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NASA weather sensors

NASA Creates weather sensors with dynamic abilities!

Both COWVR and TEMPEST show that smaller, less expensive scientific instruments can contribute significantly to weather forecasting. NASA creates a pair of weather instruments. The purpose of the instruments was to evaluate the possibility of using small and affordable weather sensors to replace some of the larger, more expensive satellites. During their test phases, both devices perform very well. They are currently providing accurate forecasts for the most destructive storms and tropical cyclones.

Mission to record wind speed and direction!

In late 2021, the Compact Ocean Wind Vector Radiometer (COWVR) and the Temporal Experiment for Storms and Tropical Systems (TEMPEST) were sent to the International Space Station. The purpose is to record wind speed and direction at the ocean’s surface and atmospheric water vapor. The United States Space Force supported the development of both weather sensors through the Space Test Program-Houston 8 (STP-H8), a three-year demonstration mission. The TEMPEST spacecraft was originally constructed by NASA as a flight spare for a different mission but was later converted by Space Force for use in STP-H8.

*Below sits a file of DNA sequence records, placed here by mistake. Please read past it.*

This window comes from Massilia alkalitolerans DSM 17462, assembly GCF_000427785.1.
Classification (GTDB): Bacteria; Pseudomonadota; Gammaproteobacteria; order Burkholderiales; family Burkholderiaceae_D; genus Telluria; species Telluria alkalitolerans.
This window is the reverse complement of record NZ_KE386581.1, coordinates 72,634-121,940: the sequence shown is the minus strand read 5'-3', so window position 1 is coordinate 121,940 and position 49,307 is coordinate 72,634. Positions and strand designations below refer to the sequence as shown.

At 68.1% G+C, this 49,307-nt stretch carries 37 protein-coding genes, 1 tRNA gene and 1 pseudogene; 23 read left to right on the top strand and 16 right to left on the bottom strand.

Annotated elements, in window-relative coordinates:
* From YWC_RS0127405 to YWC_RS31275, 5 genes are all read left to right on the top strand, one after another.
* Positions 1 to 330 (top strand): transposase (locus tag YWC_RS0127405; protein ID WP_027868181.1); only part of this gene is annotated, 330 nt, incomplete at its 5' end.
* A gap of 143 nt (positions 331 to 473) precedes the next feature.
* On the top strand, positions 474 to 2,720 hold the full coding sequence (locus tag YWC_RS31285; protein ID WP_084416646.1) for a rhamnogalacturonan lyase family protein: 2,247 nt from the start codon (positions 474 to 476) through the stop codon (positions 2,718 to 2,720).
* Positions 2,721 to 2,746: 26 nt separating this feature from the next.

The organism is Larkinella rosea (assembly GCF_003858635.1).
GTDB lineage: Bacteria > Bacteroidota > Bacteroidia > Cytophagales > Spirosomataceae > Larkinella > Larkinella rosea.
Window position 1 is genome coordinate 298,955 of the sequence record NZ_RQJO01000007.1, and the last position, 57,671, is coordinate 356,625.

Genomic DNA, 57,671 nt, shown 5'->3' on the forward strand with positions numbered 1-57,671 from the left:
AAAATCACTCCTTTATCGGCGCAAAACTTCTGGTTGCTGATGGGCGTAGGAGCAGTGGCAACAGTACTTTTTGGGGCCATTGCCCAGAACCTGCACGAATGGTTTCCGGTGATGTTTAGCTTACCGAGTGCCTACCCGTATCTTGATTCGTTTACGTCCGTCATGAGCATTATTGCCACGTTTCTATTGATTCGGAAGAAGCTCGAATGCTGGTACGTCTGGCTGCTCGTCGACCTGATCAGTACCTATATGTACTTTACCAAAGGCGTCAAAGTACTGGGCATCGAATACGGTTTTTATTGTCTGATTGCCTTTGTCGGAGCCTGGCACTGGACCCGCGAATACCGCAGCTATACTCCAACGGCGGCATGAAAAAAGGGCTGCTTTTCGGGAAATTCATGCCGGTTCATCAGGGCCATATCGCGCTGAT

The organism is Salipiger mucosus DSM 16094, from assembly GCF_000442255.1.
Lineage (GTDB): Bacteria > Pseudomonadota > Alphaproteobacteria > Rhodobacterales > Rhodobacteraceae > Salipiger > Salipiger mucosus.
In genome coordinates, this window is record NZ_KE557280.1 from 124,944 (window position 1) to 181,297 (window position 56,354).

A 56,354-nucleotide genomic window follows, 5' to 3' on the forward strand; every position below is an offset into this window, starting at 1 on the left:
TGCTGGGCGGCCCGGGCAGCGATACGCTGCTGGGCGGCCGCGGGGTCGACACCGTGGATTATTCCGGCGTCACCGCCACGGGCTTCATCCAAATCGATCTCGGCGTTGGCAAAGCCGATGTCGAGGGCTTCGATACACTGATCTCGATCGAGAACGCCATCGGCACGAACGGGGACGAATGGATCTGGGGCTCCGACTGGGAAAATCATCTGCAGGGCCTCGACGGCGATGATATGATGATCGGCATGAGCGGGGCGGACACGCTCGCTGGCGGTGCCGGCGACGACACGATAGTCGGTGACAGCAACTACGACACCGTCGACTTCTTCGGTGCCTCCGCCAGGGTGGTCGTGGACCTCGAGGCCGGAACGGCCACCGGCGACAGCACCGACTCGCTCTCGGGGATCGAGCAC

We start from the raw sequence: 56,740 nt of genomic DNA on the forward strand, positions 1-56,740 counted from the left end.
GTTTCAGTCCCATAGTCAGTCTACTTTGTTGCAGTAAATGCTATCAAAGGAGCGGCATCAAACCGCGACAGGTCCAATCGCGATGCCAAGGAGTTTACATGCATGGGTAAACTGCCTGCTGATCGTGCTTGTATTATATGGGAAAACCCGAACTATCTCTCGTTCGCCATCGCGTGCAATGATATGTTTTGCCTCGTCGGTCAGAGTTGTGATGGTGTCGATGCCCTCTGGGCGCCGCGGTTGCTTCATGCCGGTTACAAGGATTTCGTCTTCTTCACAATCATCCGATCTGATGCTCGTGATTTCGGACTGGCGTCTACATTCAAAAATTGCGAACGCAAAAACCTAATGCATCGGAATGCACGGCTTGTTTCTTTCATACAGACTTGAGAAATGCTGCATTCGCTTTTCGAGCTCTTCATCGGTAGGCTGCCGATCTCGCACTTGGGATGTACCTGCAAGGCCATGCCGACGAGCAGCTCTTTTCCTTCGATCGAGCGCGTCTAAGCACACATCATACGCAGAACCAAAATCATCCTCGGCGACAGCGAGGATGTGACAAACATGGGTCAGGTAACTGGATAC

The U.S. Joint Typhoon Warning Center uses the imagery from the data. The imagery helps in tracking the intensity and location of typhoons and cyclones in the Indian and Pacific oceans. Moreover, the images taken by the COWVR and TEMPEST play a significant role in the forecast of an intense typhoon in Pearl Harbor, Hawaii. This helped to locate the main region of Tropical Cyclone Mandous, which roiled the Bay of Bengal off southern India in December 2022.

Naval Research Laboratory!

The Naval Research Laboratory (NRL) is located in Monterey, California. NRL has been collaborating with NASA to calibrate and validate the COWVR and TEMPEST data. For several months, the NRL has been providing images based on this data to the center. The director of the institute, Brian Strahl, says that storm forecasters have been using these images from weather sensors to test how they influence predictions. The NRL images are also being compared to other sources of data.